Link Posted: 8/11/2001 2:12:56 PM EDT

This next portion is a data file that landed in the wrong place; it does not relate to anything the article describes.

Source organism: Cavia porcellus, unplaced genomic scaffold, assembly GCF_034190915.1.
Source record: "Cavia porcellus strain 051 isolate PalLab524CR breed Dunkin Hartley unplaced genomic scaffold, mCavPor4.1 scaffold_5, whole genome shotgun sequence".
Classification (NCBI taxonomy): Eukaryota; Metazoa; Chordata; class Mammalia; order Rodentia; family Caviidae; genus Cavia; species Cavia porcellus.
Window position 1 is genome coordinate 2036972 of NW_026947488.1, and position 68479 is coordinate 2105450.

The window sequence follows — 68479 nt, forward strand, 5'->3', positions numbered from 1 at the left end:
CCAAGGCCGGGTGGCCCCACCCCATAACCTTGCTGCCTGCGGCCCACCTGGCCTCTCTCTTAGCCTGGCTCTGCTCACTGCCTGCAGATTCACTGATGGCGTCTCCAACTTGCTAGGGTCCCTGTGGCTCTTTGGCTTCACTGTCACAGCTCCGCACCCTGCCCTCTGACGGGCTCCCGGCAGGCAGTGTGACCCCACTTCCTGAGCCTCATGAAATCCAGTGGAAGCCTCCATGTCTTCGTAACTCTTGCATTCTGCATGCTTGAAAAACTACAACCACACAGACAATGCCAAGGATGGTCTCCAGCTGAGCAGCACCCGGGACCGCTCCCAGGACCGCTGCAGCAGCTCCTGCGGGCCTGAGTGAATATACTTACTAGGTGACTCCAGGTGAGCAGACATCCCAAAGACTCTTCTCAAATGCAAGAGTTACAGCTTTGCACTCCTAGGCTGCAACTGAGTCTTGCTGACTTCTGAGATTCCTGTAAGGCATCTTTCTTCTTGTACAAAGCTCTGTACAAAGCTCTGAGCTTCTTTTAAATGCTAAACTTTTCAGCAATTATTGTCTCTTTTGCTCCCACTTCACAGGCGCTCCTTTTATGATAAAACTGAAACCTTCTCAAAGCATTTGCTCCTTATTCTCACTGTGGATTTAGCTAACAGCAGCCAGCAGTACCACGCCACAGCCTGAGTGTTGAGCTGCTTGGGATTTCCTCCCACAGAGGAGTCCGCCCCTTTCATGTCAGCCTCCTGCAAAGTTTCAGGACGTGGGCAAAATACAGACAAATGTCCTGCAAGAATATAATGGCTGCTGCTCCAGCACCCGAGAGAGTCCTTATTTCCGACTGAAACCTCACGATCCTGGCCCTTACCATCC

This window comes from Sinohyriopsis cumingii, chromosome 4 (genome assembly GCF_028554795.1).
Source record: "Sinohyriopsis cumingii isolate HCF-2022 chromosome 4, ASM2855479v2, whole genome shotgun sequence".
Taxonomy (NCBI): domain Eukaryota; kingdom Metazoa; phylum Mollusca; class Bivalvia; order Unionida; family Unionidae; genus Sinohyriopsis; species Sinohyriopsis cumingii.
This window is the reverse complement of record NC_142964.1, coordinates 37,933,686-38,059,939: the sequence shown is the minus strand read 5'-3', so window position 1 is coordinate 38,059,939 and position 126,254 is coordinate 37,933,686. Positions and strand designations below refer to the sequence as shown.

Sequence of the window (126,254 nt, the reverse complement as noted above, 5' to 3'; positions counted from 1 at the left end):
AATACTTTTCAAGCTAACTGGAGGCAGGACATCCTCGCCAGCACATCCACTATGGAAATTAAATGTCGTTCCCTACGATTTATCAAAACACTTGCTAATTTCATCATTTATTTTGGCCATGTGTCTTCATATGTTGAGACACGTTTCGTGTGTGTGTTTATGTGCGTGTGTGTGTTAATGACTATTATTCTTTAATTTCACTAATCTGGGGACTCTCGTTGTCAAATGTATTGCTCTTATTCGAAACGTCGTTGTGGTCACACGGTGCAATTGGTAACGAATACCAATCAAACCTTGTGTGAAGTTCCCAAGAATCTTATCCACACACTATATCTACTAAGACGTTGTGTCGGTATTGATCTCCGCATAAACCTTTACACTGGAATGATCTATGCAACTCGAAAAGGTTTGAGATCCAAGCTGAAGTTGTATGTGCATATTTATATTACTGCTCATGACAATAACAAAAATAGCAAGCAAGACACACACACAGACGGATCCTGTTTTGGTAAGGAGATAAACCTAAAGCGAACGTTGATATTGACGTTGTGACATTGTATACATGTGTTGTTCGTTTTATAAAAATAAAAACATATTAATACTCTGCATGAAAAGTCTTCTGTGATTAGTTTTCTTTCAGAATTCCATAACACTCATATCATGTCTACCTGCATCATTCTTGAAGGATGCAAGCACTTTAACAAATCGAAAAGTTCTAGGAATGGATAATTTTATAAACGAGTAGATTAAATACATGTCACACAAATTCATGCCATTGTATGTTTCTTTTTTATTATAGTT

(continued) Just Get Yourself a Notary As the set-aside program stands now, the beneficiaries are those "who can attest, in a notarized document, that they are actual victims of discrimination and have suffered impaired opportunities as a result." The justices of the Supreme Court accepted the case in March for argument this term. They said in a one-sentence order that they would hear argument next term on whether "set-asides for socially disadvantaged groups" are unconstitutional because they favor one race or ethnic group over another. The case began in an earlier incarnation a decade ago, and has already influenced the course of so-called "affirmative action" by the federal government. The original case, Adarand vs. Pena, brought a 1995 Supreme Court decision that trimmed the Clinton administration's use of racial quotas. Tough Luck, Taxpayers The case was brought by a Colorado contractor, Adarand Constructors Inc. A white-owned business, Adarand lost a government highway subcontract to a Hispanic-owned firm, even though it submitted the lowest bid. The Hispanic-owned firm benefited from a government program that specifically set aside a percentage of U.S. Transportation Department contracts for minority-owned businesses. The Supreme Court ruled in the case in 1995 that federal judges must apply "strict scrutiny" to such programs to determine whether they are constitutional. "Strict scrutiny" sets an extremely high standard for a program to pass constitutional muster under the equal-protection guarantee of the 14th Amendment. However, the 1995 decision was badly fractured, with Justice Sandra Day O'Connor writing the court's opinion. The four conservative and moderate justices who formed the slim majority with O'Connor agreed with the judgment, but only signed on to parts of her reasoning. Justice Antonin Scalia, while part of the 5-4 majority, in particular objected to O'Connor's finding that governments sometimes have a "compelling" reason for racial bias. O'Connor said governments could use that remedy only to correct a current, rather than a historical, pattern of discrimination. In contrast, Scalia said government never has a "compelling" interest in treating one race differently from another. The justices sent the case back down to the lower courts for a rehearing and a new decision based on Supreme Court guidance. Using the Supreme Court ruling, a federal judge then declared in 1997 that the federal statutes were unconstitutional as applied in the Adarand case.